High-performance hybrid carbon nanotube fibers for wearable energy storage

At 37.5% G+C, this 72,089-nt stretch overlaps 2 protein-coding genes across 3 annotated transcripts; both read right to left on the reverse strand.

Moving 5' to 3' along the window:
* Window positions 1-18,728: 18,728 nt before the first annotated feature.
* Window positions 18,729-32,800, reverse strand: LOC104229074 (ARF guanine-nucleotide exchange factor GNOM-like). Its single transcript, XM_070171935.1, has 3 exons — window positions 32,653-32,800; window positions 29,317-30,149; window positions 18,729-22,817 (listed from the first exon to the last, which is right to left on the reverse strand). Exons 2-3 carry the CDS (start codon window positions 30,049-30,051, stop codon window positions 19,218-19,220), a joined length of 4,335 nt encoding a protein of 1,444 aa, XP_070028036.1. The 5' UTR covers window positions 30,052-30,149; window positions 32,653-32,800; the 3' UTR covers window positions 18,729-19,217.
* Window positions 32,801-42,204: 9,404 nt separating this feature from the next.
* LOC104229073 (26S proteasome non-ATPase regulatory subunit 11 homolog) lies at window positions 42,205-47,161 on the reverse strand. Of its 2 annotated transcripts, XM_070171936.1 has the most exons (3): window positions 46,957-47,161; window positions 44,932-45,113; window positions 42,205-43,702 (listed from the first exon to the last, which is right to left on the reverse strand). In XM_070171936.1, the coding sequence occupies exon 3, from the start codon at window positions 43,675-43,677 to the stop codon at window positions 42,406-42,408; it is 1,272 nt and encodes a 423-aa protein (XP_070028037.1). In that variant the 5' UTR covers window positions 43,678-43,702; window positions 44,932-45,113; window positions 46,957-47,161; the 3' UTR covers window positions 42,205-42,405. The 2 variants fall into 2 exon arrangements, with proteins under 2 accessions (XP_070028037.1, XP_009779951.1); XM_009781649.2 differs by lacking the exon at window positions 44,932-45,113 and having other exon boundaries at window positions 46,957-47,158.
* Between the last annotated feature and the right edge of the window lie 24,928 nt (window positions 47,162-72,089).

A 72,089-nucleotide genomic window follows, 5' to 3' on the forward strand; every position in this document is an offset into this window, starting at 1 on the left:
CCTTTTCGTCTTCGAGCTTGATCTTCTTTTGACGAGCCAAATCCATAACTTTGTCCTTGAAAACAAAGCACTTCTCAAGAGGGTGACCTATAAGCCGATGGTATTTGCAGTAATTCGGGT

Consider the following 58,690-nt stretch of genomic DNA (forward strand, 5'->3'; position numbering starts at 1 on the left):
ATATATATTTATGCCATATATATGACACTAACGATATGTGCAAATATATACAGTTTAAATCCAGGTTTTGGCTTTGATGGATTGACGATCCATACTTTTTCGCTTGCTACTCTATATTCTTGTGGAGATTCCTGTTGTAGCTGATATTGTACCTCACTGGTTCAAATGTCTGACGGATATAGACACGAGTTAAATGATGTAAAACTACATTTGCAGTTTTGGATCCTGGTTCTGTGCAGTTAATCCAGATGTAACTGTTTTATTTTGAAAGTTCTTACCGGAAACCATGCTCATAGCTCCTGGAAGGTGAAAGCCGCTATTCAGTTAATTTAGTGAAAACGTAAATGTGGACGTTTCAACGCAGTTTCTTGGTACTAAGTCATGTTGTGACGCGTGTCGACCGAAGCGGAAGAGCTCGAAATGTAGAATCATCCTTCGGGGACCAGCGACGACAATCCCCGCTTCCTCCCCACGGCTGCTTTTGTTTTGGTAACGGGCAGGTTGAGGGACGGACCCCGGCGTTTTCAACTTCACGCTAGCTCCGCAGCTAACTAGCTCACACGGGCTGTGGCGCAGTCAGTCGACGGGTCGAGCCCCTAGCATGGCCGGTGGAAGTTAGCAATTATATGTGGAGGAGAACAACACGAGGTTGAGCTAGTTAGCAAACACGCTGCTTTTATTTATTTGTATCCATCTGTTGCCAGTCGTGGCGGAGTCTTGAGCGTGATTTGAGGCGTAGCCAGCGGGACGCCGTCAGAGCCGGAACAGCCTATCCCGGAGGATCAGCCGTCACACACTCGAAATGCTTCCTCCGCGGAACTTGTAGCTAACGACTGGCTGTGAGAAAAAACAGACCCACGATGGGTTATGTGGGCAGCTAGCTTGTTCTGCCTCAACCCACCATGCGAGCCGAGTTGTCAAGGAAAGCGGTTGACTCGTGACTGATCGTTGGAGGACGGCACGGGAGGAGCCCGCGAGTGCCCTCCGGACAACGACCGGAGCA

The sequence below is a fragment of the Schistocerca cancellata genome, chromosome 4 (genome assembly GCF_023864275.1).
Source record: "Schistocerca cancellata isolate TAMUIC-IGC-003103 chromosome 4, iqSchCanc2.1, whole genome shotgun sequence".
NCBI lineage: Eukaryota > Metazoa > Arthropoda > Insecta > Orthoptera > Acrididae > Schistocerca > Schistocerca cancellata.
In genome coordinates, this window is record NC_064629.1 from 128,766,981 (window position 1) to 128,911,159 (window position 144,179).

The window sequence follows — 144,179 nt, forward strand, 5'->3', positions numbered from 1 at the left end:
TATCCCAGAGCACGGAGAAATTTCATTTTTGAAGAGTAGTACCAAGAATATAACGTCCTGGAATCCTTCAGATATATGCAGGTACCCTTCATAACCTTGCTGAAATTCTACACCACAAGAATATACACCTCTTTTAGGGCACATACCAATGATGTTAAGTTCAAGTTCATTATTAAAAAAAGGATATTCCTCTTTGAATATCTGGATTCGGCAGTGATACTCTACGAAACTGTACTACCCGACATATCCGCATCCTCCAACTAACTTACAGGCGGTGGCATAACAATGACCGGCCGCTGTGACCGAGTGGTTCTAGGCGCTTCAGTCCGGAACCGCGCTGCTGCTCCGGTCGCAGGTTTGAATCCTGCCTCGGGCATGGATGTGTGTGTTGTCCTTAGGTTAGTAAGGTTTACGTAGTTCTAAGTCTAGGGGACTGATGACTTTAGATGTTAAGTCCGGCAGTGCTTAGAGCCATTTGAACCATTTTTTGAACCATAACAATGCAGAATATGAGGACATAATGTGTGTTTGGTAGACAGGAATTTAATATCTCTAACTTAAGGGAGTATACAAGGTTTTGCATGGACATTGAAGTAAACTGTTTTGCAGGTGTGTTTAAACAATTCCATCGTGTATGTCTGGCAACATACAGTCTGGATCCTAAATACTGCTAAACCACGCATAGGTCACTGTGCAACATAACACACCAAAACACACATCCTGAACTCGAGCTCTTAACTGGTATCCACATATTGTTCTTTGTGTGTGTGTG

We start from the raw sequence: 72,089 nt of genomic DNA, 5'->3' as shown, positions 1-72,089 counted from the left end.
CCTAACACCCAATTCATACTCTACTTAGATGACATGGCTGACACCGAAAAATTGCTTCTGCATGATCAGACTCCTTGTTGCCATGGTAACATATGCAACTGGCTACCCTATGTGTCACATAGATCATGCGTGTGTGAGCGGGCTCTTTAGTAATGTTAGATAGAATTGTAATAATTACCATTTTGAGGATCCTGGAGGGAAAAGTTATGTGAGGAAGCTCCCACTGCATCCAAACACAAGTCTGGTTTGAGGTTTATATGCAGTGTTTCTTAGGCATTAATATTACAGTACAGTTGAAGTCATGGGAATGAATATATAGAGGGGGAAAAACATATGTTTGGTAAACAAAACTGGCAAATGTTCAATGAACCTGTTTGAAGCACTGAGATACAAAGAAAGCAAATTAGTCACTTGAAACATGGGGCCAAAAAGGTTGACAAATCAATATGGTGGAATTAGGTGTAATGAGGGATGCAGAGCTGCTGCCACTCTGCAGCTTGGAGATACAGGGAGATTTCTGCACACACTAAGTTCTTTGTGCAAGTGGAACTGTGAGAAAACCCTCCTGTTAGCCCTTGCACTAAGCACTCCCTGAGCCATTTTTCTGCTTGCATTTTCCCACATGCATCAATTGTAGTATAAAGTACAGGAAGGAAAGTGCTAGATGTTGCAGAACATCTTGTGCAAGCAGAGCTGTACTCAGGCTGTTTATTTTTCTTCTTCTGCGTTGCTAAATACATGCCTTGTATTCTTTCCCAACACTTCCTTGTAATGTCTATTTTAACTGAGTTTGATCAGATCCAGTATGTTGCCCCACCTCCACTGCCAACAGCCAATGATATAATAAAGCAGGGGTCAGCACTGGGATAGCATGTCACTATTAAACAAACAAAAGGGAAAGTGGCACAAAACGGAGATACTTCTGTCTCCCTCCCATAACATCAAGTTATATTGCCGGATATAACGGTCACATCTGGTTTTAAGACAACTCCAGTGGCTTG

Wearable energy storage devices are of practical interest, but few have been commercially exploited. Production of electrodes with extended cycle life, as well as high energy and power densities, coupled with flexibility, remains a challenge. Herein, we have demonstrated the development of a high-performance hybrid carbon nanotube (CNT) fiber-based supercapacitor for the first time using conventional wet-spinning processes. Manganese dioxide (MnO2) nanoflakes were deposited onto the as-prepared CNT fibers by electrodeposition to form highly flexible nanocomposites fibers. As-prepared fibers were characterized by electron microscopy, electrical, mechanical, and electrochemical measurements. It was found that the specific capacitance was over 152 F g−1 (156 F cm−3), which is about 500% higher than the multi-walled carbon nanotube/MnO2 yarn-based supercapacitors. The measured energy density was 14.1 Wh kg−1 at a power density of 202 W kg−1. These values are 232% and 32% higher than the energy density and power density of MWNT/MnO2 yarn-based supercapacitor, respectively. It was found that the cyclic retention ability was more stable, revealing a 16% increase after 10000 cycles. Such substantial enhancements of key properties of the hybrid material can be associated with the synergy of CNT and MnO2 nanoparticles in the fiber structure. The use of wet-spun hybrid CNT for fiber-based supercapacitors has been demonstrated.